Writing the judgment, Justice Kabir said: “It is unfortunate that in spite of the positive aspects of the appellant functioning as Rehbar-e-Taleem and the clear and unambiguous object of the Jammu and Kashmir Persons with Disabilities (Equal Opportunities, Protection of Rights and Full Participation) Act, the High Court adopted a view which was not compatible therewith. The High Court has dealt with the matter mechanically, without even referring to the Act or even the provisions of Sections 22 and 27 thereof.”

The Bench said: “Instead, the High Court chose a rather unusual method in assessing the appellant's capacity to function as a teacher by calling him to appear before the court and to respond to questions put to him. The High Court appeared to be insensitive to the fact that as a victim of cerebral palsy, the appellant suffered from a slight speech disability which must have worsened on account of nervousness when asked to appear before the court to answer questions.”

As disability did not impede the appellant from discharging his duties, the High Court ought not to have directed the termination of his services, the Bench said.

Monday, February 22, 2010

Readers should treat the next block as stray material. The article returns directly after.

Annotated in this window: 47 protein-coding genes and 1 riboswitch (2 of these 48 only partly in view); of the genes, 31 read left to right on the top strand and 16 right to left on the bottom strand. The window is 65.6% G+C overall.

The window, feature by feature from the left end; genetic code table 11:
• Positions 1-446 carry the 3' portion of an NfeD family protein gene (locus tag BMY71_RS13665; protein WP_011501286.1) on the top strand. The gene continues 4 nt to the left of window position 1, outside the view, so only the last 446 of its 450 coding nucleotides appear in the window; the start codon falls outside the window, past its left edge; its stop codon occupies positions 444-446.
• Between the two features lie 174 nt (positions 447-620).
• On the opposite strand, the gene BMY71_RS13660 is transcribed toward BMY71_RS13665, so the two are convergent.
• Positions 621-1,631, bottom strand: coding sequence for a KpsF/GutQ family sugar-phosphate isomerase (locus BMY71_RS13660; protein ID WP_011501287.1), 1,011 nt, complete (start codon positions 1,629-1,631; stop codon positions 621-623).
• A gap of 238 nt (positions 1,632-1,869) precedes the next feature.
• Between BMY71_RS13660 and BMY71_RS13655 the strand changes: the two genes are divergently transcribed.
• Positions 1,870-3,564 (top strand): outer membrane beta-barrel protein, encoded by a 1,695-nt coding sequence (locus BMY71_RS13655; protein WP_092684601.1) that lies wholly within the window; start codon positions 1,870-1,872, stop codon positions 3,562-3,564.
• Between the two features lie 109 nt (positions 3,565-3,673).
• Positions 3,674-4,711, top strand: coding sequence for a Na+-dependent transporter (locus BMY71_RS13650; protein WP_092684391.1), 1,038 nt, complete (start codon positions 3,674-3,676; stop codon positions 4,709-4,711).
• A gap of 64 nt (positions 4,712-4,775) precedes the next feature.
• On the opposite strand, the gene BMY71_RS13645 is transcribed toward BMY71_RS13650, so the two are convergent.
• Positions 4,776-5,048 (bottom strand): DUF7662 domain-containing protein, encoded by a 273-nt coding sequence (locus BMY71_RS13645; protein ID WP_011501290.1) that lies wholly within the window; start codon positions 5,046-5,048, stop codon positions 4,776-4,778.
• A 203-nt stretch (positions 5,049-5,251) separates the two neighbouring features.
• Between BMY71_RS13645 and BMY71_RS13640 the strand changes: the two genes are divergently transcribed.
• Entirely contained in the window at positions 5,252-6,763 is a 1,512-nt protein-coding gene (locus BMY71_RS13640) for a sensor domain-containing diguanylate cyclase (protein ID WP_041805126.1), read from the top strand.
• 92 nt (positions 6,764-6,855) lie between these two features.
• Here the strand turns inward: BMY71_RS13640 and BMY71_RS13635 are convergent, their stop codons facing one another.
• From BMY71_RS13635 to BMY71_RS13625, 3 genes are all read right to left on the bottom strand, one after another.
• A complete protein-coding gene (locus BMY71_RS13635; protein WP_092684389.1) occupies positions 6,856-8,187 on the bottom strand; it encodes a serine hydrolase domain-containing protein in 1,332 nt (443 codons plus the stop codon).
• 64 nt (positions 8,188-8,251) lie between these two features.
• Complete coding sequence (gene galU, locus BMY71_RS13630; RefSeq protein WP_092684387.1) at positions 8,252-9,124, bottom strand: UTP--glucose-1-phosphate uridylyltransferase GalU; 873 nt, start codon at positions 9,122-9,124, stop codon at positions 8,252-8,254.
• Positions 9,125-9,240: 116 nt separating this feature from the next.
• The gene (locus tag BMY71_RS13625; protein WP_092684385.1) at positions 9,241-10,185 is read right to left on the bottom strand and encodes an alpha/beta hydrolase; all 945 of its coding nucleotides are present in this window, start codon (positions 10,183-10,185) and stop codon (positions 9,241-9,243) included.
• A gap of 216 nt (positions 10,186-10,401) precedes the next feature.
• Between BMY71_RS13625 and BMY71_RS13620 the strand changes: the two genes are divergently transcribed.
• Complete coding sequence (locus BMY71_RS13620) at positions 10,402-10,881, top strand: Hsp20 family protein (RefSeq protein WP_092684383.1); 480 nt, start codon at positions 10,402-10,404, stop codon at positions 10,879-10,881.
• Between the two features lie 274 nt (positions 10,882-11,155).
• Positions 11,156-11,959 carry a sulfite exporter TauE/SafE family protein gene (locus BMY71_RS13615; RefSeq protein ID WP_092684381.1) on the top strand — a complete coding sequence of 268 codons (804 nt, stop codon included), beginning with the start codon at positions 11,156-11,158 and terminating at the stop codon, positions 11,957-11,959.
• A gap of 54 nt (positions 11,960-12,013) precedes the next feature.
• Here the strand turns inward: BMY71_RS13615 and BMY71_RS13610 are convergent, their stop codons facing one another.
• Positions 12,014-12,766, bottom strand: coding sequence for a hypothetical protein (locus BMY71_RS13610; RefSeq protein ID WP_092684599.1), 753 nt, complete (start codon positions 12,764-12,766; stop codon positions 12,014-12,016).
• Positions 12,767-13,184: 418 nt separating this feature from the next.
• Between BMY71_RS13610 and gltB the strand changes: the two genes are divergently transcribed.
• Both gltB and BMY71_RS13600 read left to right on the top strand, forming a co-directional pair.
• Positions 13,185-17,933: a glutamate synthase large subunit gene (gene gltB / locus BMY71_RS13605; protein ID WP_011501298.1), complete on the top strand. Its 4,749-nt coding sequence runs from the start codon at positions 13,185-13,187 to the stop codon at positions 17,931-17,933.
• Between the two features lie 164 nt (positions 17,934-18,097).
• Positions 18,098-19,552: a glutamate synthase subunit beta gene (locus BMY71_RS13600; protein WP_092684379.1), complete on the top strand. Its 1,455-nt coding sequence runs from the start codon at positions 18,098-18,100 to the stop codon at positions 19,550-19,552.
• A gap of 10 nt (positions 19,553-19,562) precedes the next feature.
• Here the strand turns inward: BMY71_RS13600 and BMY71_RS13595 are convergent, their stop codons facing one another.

Supreme Court of Zimbabwe rules in favour of Independent Voting rights for PWDs


Political Editor

BOOSTED by the recent Constitutional Court ruling nullifying a section of the Electoral Act that required polling officers to assist visually impaired voters to cast their ballots, the local disability movement hopes that the proposed new constitution will guarantee them wider rights.

The Supreme Court, sitting as a Constitutional Court, recently declared Section 60 of the Electoral Act null and void saying it violates the principle of the secret ballot, in a landmark case brought up by Mr Simon Mvindi, a visually impaired voter, and five others.

The disability movement views the milestone ruling as the first step in upholding the voting and more rights of the blind. People living with disability hope the ruling would stimulate action towards protecting the voting rights of other disabled groups, including the deaf, dumb, the physically handicapped and persons of short stature.

Welcoming the January Constitutional Court ruling on blind voters, Mr Nyamayabo Mashavakure, a visually impaired teacher, said the basis for the holistic protection of the disabled's rights must be enshrined in the new Constitution.

He said while the ruling was plausible, political parties themselves and the Government through the electoral authority, must consider people with different disabilities in developing political communication materials, such as producing television campaign messages in sign language or posters in Braille.

"The people who approached the court on this matter did a very good job," said Mr Mashavakure.

"The ruling is good, not only for the visually impaired but also for everyone who is living with disability. We hope as we start drafting the new Constitution, we will come up with clear guarantees on the wider rights of the disabled, not just voting rights."